Biggest Fashion Sale Of The Year! Shop 12 000 Up To 70% OFF!
Cape Town - Mopping up operations are continuing in the province as Capetonians look forward to a brief respite from the rain, snow and icy conditions which have had disaster management officials on high alert.
Despite provincial disaster management and fire brigade services reporting that water levels had dropped in dams across the Western Cape, more than 100 people in the Drakenstein and Rawsonville areas still found themselves homeless on Saturday.
Colin Deiner, chief director of Western Cape disaster management and fire brigade services, said 95 people, including children, had been affected by flooding in the Drakenstein area.
In Rawsonville, 24 people were being accommodated in the Rawsonville church hall after being forced from their homes by flooding. “The people in Drakenstein have been put up in a community hall where they have been helped with food and blankets, and the city will provide hot meals for the weekend. Shoprite has also made donations to assist,” said Deiner.
On the West Coast in Beukeskraal and Nuwe Plaas, roads were still not easily accessible, he said.
Closer to home in Lavender Hill, the Community Chest delivered about 1 000 emergency packs, with blankets and non-perishable food to those in need. Community Chest spokesman Abdul Ryklief said they were preparing to make more deliveries.
“(Tomorrow) we will deliver packs with raincoats and boots to a Lavender Hill crèche with over 100 children. This weekend we were unable to get to everyone. We will deliver to those people.”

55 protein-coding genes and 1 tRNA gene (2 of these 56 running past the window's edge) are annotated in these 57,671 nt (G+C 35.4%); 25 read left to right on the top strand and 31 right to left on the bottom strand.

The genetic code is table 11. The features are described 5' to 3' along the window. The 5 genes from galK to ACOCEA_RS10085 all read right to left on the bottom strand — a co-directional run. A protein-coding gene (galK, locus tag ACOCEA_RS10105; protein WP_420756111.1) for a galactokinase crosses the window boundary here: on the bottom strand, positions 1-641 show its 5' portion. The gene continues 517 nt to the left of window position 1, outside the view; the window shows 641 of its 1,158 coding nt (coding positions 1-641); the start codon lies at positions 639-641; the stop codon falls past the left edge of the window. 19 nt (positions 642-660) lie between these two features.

Cape Town’s disaster management spokesman Wilfred Solomons-Johannes said on Saturday there were no new incidents of flooding in the city.
City of Cape Town traffic department spokeswoman Maxine Jordaan said no roads were closed. “There were a few bumper bashings (on Saturday) morning,” she said.
Deiner said the situation had improved in the Overberg area, where the Breede River levels had dropped by 250mm overnight.
On Friday, the Department of Water Affairs warned that the average capacity of dams in the province was at 102.35 percent, increasing the risk of flooding.
The province has been in the grip of icy temperatures and heavy rain since early last week, which have taken three lives and left thousands homeless. On Saturday, the mercury dropped to a chilly maximum of 13ºC, and maximum temperatures for Sunday are expected to creep up only slightly to 15ºC.
Besides another cold front set to hit on Monday, the SA Weather Service has issued no new weather warnings.